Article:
Symptoms             Symptoms                FEV1
Step 4           Continuous            Frequent           60%           30%
Step 3             Daily                5/month        60%-<80%        30%
Step 2           3-6/week             3-4/month             80%         20-30%
Step 1              2/week             2/month          80%           20%
Footnote: The patient’s step is determined by the most severe feature.
    Asthma at the Summer Olympics

   Study by Weiler et al on the US Team health
    questionnaire for 1996 Atlanta
    – Of 699 athletes, 15.3% prev dx of asthma,
    – 13.9% used asthma med at some time in past
    – 10.4% were currently taking asthma med
    – Highest prevalence reported in Mtn Bike, cycling
    – Least in divers and weight lifters
                      J Aller & Clin Immunology
                          102(5):722-6, 1998
     Asthma at the Winter Olympics

   Study on the US Team health history for 1998
    –   21.9% had previous dx of asthma
    –   18.4% recorded use of asthma med at some time
    –   17.4% were currently taking asthma med
    –   Highest percentage in Nordic combined, X-country,
        and short track events

                       J Aller & Clin Immunology
                          106(2):267-71, 2000
Asthma at the Summer Olympics
   For 2004 had to submit medical justification
    – Pre/post, Exercise dec, Eucapnic, Hypertonic
      Saline, methacholine challenge
   2004 Athens 10,653 athletes
    – 4.2% approved for B2 agonist medications
    – 0.4% rejected
    – Approval rate down 26% from Sydney 2000

                    J Aller & Clin Immunology
                       117(4):767-73, 2006
              Managing Seasonal
              Asthma Symptoms
•   Medical history is usually sufficient to determine
    sensitivity to seasonal allergens.

•   Just before allergy season:
    • Start daily anti-inflammatory therapy

•   During allergy season:
    • Continue anti-inflammatory therapy

    • Use stepwise approach to control symptoms
                    EIA / EIB
   Two commonly used terms
    – EIA – exercise induced asthma
       » Some use as bronchial obstruction caused by
       » Symptoms worsened by exercise in those with
    – EIB - exercise induced bronchospasm
       » Found as bronchial spasm/obstruction with exercise
         in persons with normal lung function at rest
           Clinical Features
   During Exercise, bronchioles normally dilate
    allowing increased air flow. After exercise,
    pulmonary function generally decreases up to 10
    percent in normal persons.
   In EIA airway obstruction begins shortly after
    exercise, reaches its peak in 5-10 minutes, and
    then remits spontaneously with complete recovery
    usually within 30-60 minutes.
   The effect of ventilation and the heat content of
    inspired air help to determine the response.
      Managing Exercise-Induced
        Bronchospasm (EIB)
•   Anticipate EIB in all patients
•   Teachers and coaches need to be notified
•   Diagnosis
    • History of cough, shortness of breath, chest pain or
      tightness, wheezing, or endurance problems
      during exercise
    • Conduct exercise challenge OR have patient
      undertake task that provoked the symptoms
    • 15% decrease in PEF or FEV1 is compatible with EIB
          Managing Exercise-Induced
          Bronchospasm (EIB) (continued)
•   Management Strategies
    • Short-acting inhaled beta2-agonists used shortly before
      exercise last 2 to 3 hours
    • Salmeterol may prevent EIB for 10 to 12 hours
    • Cromolyn and nedcromil are also acceptable
    • A lengthy warmup period before exercise may preclude
      medications for patients who can tolerate it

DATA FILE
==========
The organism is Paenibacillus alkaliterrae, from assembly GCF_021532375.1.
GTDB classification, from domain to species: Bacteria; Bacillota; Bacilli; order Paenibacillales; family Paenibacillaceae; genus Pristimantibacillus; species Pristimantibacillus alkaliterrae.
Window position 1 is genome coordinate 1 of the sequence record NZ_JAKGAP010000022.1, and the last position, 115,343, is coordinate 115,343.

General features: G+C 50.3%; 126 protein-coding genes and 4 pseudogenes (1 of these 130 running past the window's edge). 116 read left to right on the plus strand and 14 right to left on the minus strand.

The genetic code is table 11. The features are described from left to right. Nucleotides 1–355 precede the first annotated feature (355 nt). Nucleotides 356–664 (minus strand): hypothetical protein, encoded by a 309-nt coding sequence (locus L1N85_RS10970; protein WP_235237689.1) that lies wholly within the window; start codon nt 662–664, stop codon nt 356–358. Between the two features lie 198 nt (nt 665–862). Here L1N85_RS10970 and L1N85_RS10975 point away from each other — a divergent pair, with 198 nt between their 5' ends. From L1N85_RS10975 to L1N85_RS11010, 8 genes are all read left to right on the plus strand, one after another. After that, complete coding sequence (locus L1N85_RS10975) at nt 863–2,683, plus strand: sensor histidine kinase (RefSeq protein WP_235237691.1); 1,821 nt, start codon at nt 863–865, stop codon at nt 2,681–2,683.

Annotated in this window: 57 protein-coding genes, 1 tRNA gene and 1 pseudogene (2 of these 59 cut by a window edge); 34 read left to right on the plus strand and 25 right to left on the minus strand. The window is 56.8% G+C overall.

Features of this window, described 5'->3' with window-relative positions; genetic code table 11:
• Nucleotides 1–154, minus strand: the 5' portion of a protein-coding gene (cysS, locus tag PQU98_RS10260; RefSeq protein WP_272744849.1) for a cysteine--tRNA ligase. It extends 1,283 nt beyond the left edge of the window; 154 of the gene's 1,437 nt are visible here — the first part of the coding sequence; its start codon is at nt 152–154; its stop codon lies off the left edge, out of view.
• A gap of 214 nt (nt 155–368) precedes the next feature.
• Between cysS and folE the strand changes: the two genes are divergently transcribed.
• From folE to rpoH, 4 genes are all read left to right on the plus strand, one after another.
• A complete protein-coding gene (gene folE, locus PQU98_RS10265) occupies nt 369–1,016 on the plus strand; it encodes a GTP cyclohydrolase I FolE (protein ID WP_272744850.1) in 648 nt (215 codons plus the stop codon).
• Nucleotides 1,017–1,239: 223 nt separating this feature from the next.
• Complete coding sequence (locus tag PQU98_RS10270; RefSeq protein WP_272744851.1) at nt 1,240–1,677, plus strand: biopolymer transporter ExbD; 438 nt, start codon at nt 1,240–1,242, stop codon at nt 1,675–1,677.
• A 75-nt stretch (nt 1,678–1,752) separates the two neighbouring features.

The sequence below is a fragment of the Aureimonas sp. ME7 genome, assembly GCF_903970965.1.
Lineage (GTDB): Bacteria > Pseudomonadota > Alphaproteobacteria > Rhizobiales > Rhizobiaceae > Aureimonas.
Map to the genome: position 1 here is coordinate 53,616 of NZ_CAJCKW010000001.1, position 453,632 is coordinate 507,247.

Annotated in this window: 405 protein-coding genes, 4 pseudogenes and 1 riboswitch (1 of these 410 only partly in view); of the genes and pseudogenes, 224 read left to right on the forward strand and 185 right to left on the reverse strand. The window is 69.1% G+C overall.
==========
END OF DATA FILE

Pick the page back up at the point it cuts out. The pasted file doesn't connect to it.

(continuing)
• Long-term-control therapy, if appropriate
 EIB is the bronchial obstruction (“spasm”)
  found after exercise in persons with normal
  lung function at rest.
 EIA is sometimes used to describe the
  exacerbation of a patient’s asthma when
  they exercise.
 Exercise Induced Asthma or EIA is defined
  as a transient increase in airway resistance
  following 6-8 minutes of vigorous exercise
 Increased resistance causes a 15% or greater
  decrease in forced expiratory volume in one
  second FEV1 or in peak expiratory flow rate
 The underlying inflammation in asthma
  determines the need for daily preventative
  anti-inflammatory controller medications
 If unchecked, airway remodeling may occur
  in the lungs, lead to irreversible changes
     How common is the problem?

                           Incidence of EIA
   In recent years
                      Cross-country skiers    50%
    there’s been a
    significant       Ice Hockey              35%

    increase in       Speed Skaters           43%
    EIA in both       Figure Skaters          35%
                      Olympic Athletes        17%
    and elite
    athletes          School children         12%
          Two main theories
 #1 Water-loss theory:
 Loss of water from the bronchial mucosa
  into the exhaled air during exercise
 Leads to hyperosmolar condition on the
  bronchial lining and in cells
 Leads to release of pro-inflammatory
  mediators (histamine, leukotrienes, etc.)
  resulting in local events that cause
          Two main theories
 #2 Thermal expenditure theory:
 Hyperventilation of exercise leads to
  cooling of the surface cells
 After exercise, or with excessive cooling,
  there is a re-warming heat transfer from the
  pulmonary vascular bed
 Leads to hyperemia, swelling and fluid
  exudate into the submucosa triggering
  inflammatory mediators
       Factors to help diagnosis
   Can improve likelihood of diagnosis
    – Increased sxs with cold air exposure
    – Family history of asthma
    – Personal history of asthma, OR recurrent
      allergic rhinitis or sinusitis.
              Clinical Clues
                           SUBTLE
- Wheezing              - Cough
- Dyspnea on exertion   - Chest pain
- Chest tightness       - Cramps, especially stomach
                        - Shortness of breath
                        - More symptoms with cold
                        - Problems change in
                           different environments
   Challenge testing
    – Most specific to test on the field of their sport
    – IOC recommends Eucapnic voluntary
      hyperventilation (EVH) challenge with dry air
       » Or, EVH using mixture of 5% CO2, 21% O2, N2,